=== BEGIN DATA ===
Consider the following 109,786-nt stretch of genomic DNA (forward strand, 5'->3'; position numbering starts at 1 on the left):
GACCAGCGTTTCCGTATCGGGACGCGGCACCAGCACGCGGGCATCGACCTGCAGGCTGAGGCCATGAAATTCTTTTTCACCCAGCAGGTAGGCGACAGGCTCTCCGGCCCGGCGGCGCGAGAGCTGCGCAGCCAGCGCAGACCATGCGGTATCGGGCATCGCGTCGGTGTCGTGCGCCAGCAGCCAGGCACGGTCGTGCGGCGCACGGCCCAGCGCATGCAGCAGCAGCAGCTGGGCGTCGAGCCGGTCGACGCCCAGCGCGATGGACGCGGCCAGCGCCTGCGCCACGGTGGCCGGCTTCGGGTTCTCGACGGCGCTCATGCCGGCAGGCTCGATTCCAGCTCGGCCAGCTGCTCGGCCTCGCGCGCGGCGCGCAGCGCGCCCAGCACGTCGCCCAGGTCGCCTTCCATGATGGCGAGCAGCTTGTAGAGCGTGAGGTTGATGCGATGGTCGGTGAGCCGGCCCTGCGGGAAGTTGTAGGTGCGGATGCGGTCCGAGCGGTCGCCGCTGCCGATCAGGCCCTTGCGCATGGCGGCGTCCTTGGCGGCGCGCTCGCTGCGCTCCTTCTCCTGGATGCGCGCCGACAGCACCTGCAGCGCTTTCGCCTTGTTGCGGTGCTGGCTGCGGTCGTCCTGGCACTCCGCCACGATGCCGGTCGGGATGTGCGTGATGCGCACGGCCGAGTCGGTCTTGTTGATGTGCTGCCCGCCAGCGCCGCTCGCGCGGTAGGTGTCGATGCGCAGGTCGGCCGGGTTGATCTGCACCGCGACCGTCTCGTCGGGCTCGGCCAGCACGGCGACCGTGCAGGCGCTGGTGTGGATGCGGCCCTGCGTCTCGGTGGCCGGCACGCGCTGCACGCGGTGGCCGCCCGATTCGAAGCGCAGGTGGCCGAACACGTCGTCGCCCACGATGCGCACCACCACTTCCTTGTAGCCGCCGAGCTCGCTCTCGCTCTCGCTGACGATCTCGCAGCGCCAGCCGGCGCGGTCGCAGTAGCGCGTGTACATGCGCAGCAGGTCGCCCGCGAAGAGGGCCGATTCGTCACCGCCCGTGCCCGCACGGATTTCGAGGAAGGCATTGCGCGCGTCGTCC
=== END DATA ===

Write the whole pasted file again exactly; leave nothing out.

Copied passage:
Consider the following 109,786-nt stretch of genomic DNA (forward strand, 5'->3'; position numbering starts at 1 on the left):
GACCAGCGTTTCCGTATCGGGACGCGGCACCAGCACGCGGGCATCGACCTGCAGGCTGAGGCCATGAAATTCTTTTTCACCCAGCAGGTAGGCGACAGGCTCTCCGGCCCGGCGGCGCGAGAGCTGCGCAGCCAGCGCAGACCATGCGGTATCGGGCATCGCGTCGGTGTCGTGCGCCAGCAGCCAGGCACGGTCGTGCGGCGCACGGCCCAGCGCATGCAGCAGCAGCAGCTGGGCGTCGAGCCGGTCGACGCCCAGCGCGATGGACGCGGCCAGCGCCTGCGCCACGGTGGCCGGCTTCGGGTTCTCGACGGCGCTCATGCCGGCAGGCTCGATTCCAGCTCGGCCAGCTGCTCGGCCTCGCGCGCGGCGCGCAGCGCGCCCAGCACGTCGCCCAGGTCGCCTTCCATGATGGCGAGCAGCTTGTAGAGCGTGAGGTTGATGCGATGGTCGGTGAGCCGGCCCTGCGGGAAGTTGTAGGTGCGGATGCGGTCCGAGCGGTCGCCGCTGCCGATCAGGCCCTTGCGCATGGCGGCGTCCTTGGCGGCGCGCTCGCTGCGCTCCTTCTCCTGGATGCGCGCCGACAGCACCTGCAGCGCTTTCGCCTTGTTGCGGTGCTGGCTGCGGTCGTCCTGGCACTCCGCCACGATGCCGGTCGGGATGTGCGTGATGCGCACGGCCGAGTCGGTCTTGTTGATGTGCTGCCCGCCAGCGCCGCTCGCGCGGTAGGTGTCGATGCGCAGGTCGGCCGGGTTGATCTGCACCGCGACCGTCTCGTCGGGCTCGGCCAGCACGGCGACCGTGCAGGCGCTGGTGTGGATGCGGCCCTGCGTCTCGGTGGCCGGCACGCGCTGCACGCGGTGGCCGCCCGATTCGAAGCGCAGGTGGCCGAACACGTCGTCGCCCACGATGCGCACCACCACTTCCTTGTAGCCGCCGAGCTCGCTCTCGCTCTCGCTGACGATCTCGCAGCGCCAGCCGGCGCGGTCGCAGTAGCGCGTGTACATGCGCAGCAGGTCGCCCGCGAAGAGGGCCGATTCGTCACCGCCCGTGCCCGCACGGATTTCGAGGAAGGCATTGCGCGCGTCGTCC